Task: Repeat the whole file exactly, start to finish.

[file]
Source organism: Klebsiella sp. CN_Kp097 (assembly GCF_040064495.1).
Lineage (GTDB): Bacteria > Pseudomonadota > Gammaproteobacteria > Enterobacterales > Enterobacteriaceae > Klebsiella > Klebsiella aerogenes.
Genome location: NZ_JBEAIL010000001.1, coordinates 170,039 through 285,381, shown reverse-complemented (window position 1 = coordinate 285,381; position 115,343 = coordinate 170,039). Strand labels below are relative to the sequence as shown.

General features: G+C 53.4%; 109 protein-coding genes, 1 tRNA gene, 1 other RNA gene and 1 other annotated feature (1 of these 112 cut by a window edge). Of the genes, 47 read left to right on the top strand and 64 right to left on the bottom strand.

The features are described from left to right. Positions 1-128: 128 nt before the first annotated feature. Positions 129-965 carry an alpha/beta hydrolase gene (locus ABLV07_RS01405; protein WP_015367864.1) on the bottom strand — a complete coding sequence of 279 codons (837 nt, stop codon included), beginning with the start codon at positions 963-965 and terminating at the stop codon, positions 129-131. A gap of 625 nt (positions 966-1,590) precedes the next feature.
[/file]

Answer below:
Source organism: Klebsiella sp. CN_Kp097 (assembly GCF_040064495.1).
Lineage (GTDB): Bacteria > Pseudomonadota > Gammaproteobacteria > Enterobacterales > Enterobacteriaceae > Klebsiella > Klebsiella aerogenes.
Genome location: NZ_JBEAIL010000001.1, coordinates 170,039 through 285,381, shown reverse-complemented (window position 1 = coordinate 285,381; position 115,343 = coordinate 170,039). Strand labels below are relative to the sequence as shown.

General features: G+C 53.4%; 109 protein-coding genes, 1 tRNA gene, 1 other RNA gene and 1 other annotated feature (1 of these 112 cut by a window edge). Of the genes, 47 read left to right on the top strand and 64 right to left on the bottom strand.

The features are described from left to right. Positions 1-128: 128 nt before the first annotated feature. Positions 129-965 carry an alpha/beta hydrolase gene (locus ABLV07_RS01405; protein WP_015367864.1) on the bottom strand — a complete coding sequence of 279 codons (837 nt, stop codon included), beginning with the start codon at positions 963-965 and terminating at the stop codon, positions 129-131. A gap of 625 nt (positions 966-1,590) precedes the next feature.